Purpose – This case study outlines, and critically reflects upon, Aston University's 10 year journey towards mainstreaming widening participation. It begins in 1999 when the institution had no Widening Participation Strategy or infrastructure, working towards the current position of a strategic and institution-wide focus on student diversity and inclusion. Critical reflection on this journey details key enabling factors, challenges faced and suggestions for practice.
Methodology/approach – The case study outlines the underlying principles of Aston's approach to widening participation. Key principles include a full student life cycle and evidence-based practice approach, inclusive practice for all, and staff development. These principles are illustrated through examples of practice such as the Student Peer Mentoring Programme, the Learning Development Centre and the Postgraduate Certificate in Professional Practice.
Findings – Practice has been informed through seeking to better understand the changing needs of an increasingly diverse student profile. Diversity goes beyond the student groups targeted through widening participation programmes.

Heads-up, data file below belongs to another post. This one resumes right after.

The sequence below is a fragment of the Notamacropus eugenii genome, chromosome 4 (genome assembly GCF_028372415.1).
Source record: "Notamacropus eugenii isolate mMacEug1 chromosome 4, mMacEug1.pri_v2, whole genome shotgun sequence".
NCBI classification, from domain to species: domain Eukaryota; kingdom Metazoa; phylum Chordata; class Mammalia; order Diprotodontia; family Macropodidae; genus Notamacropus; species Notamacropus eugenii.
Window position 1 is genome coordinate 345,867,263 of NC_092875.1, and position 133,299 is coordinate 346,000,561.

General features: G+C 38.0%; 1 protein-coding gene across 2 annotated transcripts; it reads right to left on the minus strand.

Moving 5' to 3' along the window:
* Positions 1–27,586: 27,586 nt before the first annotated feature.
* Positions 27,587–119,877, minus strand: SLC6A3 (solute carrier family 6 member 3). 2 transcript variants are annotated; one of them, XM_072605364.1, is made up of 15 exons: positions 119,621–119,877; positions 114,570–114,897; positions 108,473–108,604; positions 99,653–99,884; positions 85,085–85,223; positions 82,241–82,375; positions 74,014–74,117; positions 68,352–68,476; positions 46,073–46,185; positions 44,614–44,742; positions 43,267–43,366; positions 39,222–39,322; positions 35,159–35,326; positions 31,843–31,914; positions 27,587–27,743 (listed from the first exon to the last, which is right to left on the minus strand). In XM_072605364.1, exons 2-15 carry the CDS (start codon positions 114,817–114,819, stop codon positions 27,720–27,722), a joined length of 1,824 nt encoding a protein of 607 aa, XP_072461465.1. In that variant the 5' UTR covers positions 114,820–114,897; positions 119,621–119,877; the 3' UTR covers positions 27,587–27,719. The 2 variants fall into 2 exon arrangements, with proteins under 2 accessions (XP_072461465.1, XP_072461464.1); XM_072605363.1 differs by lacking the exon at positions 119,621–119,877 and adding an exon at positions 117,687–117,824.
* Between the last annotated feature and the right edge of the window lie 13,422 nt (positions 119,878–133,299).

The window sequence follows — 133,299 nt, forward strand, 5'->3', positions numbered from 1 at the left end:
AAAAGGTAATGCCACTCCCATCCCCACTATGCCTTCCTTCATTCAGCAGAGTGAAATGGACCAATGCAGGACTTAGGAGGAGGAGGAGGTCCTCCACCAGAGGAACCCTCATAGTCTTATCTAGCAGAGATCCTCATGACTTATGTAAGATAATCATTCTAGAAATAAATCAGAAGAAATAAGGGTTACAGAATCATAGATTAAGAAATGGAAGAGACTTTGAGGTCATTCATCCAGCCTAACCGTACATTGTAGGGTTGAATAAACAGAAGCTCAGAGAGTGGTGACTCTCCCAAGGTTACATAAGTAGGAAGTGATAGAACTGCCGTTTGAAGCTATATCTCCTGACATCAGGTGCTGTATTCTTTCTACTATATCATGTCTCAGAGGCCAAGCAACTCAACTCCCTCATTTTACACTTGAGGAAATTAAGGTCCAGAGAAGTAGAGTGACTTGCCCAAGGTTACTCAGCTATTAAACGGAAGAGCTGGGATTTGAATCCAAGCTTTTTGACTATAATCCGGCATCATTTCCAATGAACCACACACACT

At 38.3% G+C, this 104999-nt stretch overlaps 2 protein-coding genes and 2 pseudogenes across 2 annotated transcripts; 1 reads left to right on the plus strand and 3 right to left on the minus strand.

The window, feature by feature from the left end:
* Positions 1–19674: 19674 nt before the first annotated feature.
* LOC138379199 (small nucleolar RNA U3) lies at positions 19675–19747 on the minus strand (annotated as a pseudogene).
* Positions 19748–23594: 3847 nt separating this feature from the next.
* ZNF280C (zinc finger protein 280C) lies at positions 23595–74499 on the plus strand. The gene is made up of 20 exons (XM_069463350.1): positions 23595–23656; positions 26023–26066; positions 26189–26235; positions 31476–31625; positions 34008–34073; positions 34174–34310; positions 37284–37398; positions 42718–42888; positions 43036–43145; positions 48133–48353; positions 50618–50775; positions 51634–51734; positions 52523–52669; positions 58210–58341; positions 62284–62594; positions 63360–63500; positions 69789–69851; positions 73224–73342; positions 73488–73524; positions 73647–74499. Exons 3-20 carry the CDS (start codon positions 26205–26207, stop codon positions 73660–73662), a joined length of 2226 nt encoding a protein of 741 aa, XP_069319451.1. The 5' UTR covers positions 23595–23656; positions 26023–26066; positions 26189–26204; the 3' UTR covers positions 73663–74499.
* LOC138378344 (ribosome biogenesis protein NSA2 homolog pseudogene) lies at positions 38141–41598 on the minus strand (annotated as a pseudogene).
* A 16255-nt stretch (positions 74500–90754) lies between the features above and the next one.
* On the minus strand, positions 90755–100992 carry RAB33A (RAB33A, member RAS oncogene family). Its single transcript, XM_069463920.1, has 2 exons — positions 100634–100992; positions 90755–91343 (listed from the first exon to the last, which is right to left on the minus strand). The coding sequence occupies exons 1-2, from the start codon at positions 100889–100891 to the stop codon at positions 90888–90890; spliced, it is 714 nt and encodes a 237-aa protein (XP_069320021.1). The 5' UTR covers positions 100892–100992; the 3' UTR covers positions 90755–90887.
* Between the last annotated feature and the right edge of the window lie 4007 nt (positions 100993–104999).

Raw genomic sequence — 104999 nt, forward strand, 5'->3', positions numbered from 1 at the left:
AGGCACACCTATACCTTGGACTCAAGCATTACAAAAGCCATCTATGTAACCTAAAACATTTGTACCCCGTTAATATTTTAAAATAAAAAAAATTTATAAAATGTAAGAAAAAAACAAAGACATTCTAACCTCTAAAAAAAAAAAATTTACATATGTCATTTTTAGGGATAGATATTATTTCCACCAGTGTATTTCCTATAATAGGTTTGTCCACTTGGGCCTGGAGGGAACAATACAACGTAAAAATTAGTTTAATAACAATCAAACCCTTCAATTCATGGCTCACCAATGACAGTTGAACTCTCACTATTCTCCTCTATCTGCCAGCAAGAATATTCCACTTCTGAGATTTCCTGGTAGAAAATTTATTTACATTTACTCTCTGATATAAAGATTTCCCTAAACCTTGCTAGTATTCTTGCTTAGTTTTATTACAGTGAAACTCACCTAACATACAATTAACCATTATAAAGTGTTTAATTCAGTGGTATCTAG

Practical implications – The case study reflects on challenges and enabling factors for the management of change, and suggests practice which may be transferable to other HE institutions.
Originality/value of paper – Aston has adopted a full student-life cycle from outreach work with primary schools, through to pre-entry and transition support, learner development, and on to graduation and employment. This is in contrast to the more predominant focus within the HE sector, upon the early stages of the student life cycle. Aston University has also embedded widening participation within strategies for learning and teaching, and for employability.
Ingleby, A. (2011), "Chapter 3.1 Mainstreaming Widening Participation: Institutional Transformation from Small Beginnings", Thomas, L. and Tight, M. (Ed.) Institutional Transformation to Engage a Diverse Student Body (International Perspectives on Higher Education Research, Vol. 6), Emerald Group Publishing Limited, Leeds, pp. 97-106. https://doi.org/10.1108/S1479-3628(2011)0000006010
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